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Wednesday, November 20, 2019  Spokane, Washington  Est. May 19, 1883
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Reading the Northwest: Shields’ ‘Cassandra’ sets a dark tale at Hanford

Shields (Rajah Bose / The Spokesman-Review)
Shields (Rajah Bose / The Spokesman-Review)
By Martin Wolk For The Spokesman-Review

In the mid-1940s, a giant city sprang to life almost overnight in the dusty flatlands near the Hanford Reach of the Columbia River. There, 45,000 people gathered in a furious effort to build a weapon fearsome enough to end World War II.

Spokane author Sharma Shields makes this heady time and place the setting for her new novel, “The Cassandra,” her first book since her debut novel “The Sasquatch Hunter’s Almanac,” which won the Washington State Book Award.

Shields will talk about her new book March 13 at the Northwest Passages Book Club, in conversation with Nancy Pearl, a best-selling author and perhaps the nation’s best-known librarian.

The heroine of Shield’s novel is Mildred Groves, star pupil from the secretarial school in tiny Omak, Washington, and the Cassandra of the book’s title, gifted with knowledge of the future but doomed never to be believed.

At first, Mildred is just like her colleagues, thrilled to play a role in an important but highly secret part of the nation’s war effort. But gradually Mildred is filled with foreboding as she has frightening visions of the horrible destruction that will be wrought by the atomic bombs being built with Hanford’s plutonium, known only as the “product.”

Shields initially had planned to write a novel based on Mary Shelley’s “Frankenstein,” set in the Northwest, she said in an interview. But she says she pivoted to the Hanford project when, as someone diagnosed with multiple sclerosis, she learned that some people think the disease is especially common in the region because of radioactive waste that may have drifted downwind from the massive nuclear complex. More commonly, so-called “downwinders” have blamed Hanford for cancer that developed years later, resulting in several thousand legal claims that were finally settled or dropped.

Shields says she has no opinion on whether Hanford was responsible for her disease but was motivated to dive deep into the historical record after a tour of Reactor B, now a National Historic Landmark recognized for its critical role in the Manhattan Project.

“The history in that particular era is so fascinating, and its themes are so dark and have roots way back then to what I think we feel now about secrecy and silence, security and safety – all of those things,” she said. “That really ended up driving the entire plot of the book for me.”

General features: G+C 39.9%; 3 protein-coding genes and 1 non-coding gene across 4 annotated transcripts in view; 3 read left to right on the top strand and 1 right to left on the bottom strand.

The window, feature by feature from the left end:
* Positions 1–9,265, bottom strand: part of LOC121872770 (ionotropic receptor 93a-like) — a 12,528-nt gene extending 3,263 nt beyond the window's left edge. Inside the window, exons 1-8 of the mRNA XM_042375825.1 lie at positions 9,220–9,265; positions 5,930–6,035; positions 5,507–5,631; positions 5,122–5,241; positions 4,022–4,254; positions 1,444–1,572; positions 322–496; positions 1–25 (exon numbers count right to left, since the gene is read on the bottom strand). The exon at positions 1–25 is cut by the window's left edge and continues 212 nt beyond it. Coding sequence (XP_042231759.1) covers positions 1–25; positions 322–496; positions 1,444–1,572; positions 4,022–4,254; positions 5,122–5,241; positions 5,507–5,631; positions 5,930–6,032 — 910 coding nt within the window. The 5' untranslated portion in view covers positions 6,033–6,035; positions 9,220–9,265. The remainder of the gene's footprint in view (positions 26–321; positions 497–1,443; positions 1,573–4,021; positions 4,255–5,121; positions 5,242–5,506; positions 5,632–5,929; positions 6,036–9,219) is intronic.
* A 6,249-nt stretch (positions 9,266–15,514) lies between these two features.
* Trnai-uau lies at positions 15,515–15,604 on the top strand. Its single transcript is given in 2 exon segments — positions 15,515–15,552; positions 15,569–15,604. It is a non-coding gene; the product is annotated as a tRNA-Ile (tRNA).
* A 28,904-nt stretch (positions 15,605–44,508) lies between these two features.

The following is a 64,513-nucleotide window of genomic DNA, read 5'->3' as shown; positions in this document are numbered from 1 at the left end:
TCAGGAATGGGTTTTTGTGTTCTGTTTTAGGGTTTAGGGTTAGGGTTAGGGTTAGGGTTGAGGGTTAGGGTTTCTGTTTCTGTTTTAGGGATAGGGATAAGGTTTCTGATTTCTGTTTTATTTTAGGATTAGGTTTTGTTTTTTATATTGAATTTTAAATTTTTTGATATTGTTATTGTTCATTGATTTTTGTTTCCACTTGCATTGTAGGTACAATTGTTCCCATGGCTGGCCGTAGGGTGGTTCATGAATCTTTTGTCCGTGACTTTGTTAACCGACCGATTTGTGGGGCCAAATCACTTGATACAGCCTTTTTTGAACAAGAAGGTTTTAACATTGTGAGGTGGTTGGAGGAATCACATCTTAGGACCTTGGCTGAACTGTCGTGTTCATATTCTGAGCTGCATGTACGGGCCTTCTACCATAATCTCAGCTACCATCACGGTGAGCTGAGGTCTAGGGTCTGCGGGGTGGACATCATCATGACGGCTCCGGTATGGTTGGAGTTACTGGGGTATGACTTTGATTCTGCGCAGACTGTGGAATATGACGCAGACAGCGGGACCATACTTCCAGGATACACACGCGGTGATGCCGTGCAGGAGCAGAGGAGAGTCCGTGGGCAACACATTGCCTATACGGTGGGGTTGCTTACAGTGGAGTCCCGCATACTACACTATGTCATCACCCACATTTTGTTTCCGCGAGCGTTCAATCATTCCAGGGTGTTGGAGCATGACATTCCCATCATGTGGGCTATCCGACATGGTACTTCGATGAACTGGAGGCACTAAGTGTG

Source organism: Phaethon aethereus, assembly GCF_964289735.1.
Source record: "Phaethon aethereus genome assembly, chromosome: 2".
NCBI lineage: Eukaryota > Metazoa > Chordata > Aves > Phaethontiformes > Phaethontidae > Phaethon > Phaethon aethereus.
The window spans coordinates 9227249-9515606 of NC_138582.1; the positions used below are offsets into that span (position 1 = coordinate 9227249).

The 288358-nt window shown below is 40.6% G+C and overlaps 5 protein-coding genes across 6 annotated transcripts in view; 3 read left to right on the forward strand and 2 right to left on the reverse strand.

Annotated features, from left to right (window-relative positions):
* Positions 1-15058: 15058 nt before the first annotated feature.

Hanford became her monster, and the story seemed a perfect match for her lifelong love of Greek mythology. “The Cassandra message just seemed to pop into my head the second I really started looking into the research,” she said. “I’m always sort of shocked by the way in which we as a species cannot listen to our own warnings about the world.”

The book paints an affecting historical portrait of an era that forever changed Washington state and the world, and the central figure of the Cassandra book resonates in today’s #MeToo era, when floodlights are being cast on the way women learn to endure and suffer in silence, or risk being disbelieved.

“For women it’s a hugely uphill battle, and the ways in which we are taught to silence ourselves, the ways in which we continue to be silenced, is one of the major themes in the book,” Shields said.

The book has moments of lightness and humor, but ultimately the plot takes a dark and tragic turn, echoing the horror of the bombings in Hiroshima and Nagasaki, which killed perhaps 200,000 civilians. In the novel, that darkness is echoed when an innocent man is cruelly victimized while a guilty man goes unpunished.

Shields acknowledges that this injustice will feel unfair to the reader.

“I know it’s very dark and will feel unfair, but I feel like that unfairness is the truth, and I want people to grapple with that,” she said.

Just before publication of the novel, Shields revealed another factor influencing how she crafted the plot, disclosing her rape at the age of 14 in an essay in the New York Times. In the essay, Shields draws comfort from Greek mythology and the story of Artemis, the Greek goddess who coldly gained revenge on Actaeon for spying on her while she was bathing. In previous novels and stories, Shields enacted literary revenge against such predatory characters, but not this time.

“For me, both in my personal life and what we see in the news, I think it’s really common that the man is not punished for an act that he has done,” she said.

Shields hopes the novel can be a clarion call for people who refuse to listen to clear warnings about climate change and other issues facing humankind.

“The novel is really intended to be a warning and a call to awareness for people – awareness of our history awareness of our obsession with militancy, awareness of our toxic masculinity… . I think if people are willing to be up front with themselves and embrace that awareness I think then we can start to experience some major change in how we treat one another both in our interpersonal relationships and farther abroad.”

Martin Wolk is a writer and editor who enjoys reading contemporary fiction and memoirs. He has been a correspondent for Reuters and msnbc.com, among other publications. He writes The Spokesman-Review’s monthly “Reading the Northwest” column.

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